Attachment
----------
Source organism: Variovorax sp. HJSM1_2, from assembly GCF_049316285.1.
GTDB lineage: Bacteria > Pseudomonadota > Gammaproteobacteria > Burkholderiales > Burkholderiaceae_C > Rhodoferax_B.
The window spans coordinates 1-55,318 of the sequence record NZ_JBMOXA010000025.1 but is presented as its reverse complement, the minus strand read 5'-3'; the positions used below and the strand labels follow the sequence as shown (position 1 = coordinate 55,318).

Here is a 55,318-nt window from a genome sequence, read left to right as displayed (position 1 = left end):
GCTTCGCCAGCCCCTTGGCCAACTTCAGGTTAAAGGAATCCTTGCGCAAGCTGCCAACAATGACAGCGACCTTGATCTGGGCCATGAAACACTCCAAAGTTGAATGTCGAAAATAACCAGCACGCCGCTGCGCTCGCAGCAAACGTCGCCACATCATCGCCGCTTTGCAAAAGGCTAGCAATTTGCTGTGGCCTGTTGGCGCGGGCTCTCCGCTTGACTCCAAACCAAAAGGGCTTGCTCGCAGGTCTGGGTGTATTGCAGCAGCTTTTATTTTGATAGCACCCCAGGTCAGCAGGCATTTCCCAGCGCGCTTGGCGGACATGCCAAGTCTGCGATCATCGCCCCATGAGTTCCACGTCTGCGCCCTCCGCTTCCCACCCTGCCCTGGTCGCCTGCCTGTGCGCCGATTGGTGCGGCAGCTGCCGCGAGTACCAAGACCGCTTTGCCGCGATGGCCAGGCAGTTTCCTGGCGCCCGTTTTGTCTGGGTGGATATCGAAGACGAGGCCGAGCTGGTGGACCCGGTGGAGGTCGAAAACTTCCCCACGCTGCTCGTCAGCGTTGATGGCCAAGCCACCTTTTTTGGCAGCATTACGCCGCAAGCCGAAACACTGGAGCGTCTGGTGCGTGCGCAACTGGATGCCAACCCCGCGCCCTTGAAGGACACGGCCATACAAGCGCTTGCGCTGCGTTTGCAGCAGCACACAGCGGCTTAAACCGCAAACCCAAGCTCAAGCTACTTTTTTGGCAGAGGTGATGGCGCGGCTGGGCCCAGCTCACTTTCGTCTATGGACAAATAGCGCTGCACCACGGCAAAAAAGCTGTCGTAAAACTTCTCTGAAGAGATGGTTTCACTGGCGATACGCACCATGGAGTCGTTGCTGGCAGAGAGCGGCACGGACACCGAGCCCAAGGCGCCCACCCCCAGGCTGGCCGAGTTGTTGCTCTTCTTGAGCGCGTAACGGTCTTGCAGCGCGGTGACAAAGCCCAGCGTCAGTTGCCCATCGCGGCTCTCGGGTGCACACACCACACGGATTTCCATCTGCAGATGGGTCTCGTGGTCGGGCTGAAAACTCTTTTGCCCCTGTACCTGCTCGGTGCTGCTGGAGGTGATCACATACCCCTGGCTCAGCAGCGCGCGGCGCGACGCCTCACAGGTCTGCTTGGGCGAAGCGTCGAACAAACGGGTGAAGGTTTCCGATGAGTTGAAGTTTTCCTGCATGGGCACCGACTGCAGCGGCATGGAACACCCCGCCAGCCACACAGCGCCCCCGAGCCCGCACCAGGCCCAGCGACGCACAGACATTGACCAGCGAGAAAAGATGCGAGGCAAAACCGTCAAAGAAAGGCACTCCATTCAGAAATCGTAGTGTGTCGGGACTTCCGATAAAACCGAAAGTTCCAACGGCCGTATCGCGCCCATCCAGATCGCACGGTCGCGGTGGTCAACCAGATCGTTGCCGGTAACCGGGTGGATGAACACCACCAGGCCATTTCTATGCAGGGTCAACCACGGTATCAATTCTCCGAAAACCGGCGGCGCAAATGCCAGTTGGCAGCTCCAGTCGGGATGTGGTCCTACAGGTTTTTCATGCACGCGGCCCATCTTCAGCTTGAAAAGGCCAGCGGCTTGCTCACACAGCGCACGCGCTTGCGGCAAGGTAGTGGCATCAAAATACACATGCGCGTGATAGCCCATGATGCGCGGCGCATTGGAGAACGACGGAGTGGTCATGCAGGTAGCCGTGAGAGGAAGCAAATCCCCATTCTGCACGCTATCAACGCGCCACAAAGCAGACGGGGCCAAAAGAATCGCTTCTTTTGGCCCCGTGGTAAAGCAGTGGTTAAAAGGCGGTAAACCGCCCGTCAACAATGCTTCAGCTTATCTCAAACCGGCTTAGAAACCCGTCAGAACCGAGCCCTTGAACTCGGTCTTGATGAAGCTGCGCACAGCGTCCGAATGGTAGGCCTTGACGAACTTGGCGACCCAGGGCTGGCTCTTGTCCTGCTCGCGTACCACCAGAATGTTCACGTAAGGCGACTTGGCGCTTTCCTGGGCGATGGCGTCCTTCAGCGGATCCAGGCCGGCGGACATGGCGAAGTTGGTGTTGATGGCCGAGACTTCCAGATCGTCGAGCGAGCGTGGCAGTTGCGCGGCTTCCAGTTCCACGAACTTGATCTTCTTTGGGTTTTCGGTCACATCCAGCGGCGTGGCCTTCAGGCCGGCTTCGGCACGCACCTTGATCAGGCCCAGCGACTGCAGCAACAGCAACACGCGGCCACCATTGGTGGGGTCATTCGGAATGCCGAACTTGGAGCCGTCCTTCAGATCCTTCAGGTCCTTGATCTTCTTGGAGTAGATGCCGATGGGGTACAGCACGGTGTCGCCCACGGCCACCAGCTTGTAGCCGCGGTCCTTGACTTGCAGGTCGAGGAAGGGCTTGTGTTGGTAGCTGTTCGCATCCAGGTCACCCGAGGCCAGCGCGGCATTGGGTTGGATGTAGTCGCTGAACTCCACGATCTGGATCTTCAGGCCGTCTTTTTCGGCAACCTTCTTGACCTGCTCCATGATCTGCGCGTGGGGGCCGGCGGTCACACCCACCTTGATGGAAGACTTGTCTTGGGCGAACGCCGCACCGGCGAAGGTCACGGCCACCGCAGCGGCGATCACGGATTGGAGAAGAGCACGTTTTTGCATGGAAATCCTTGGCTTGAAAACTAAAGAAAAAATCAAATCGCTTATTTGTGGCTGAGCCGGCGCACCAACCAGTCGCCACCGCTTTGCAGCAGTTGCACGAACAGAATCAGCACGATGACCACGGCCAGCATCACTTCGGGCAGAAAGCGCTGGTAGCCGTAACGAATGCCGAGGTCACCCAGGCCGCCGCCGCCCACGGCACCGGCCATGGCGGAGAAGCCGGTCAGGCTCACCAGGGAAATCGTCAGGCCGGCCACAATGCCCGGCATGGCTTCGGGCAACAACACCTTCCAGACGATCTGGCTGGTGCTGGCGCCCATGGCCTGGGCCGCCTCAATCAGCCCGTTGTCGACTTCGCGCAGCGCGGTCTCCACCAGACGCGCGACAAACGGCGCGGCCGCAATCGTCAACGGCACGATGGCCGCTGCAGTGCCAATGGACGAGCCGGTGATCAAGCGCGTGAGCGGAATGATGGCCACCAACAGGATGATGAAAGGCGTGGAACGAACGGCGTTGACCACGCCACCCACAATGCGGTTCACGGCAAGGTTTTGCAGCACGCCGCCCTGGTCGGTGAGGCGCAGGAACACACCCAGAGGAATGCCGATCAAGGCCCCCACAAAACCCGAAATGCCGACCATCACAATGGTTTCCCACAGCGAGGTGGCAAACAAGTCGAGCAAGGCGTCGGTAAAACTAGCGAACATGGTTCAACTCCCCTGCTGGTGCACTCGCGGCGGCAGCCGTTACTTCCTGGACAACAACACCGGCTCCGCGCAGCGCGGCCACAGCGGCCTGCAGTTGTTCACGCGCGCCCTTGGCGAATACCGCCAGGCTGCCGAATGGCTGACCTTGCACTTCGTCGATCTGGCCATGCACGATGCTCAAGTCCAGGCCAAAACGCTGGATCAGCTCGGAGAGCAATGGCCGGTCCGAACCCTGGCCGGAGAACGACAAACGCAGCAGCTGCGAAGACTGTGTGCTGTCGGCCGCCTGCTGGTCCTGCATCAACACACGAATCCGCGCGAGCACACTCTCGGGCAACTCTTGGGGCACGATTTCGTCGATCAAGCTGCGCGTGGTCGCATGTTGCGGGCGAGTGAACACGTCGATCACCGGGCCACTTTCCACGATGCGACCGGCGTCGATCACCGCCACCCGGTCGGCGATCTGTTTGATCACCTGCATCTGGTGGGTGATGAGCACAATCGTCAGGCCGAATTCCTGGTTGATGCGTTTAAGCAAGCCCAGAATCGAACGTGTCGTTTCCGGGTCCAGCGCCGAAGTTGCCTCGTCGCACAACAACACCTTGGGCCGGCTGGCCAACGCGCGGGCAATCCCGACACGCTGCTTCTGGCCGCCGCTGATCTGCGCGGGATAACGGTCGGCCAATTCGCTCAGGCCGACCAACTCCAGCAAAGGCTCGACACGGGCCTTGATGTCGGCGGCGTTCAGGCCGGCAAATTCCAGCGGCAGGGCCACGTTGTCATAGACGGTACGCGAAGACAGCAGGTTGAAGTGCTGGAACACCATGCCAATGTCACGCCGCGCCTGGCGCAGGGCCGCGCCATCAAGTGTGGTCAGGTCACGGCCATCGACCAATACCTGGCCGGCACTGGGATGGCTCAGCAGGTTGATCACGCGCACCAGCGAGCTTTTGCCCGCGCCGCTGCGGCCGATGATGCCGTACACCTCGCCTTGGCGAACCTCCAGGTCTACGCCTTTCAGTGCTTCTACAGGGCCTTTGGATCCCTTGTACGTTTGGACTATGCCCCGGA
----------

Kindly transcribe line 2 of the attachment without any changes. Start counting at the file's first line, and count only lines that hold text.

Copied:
GTDB lineage: Bacteria > Pseudomonadota > Gammaproteobacteria > Burkholderiales > Burkholderiaceae_C > Rhodoferax_B.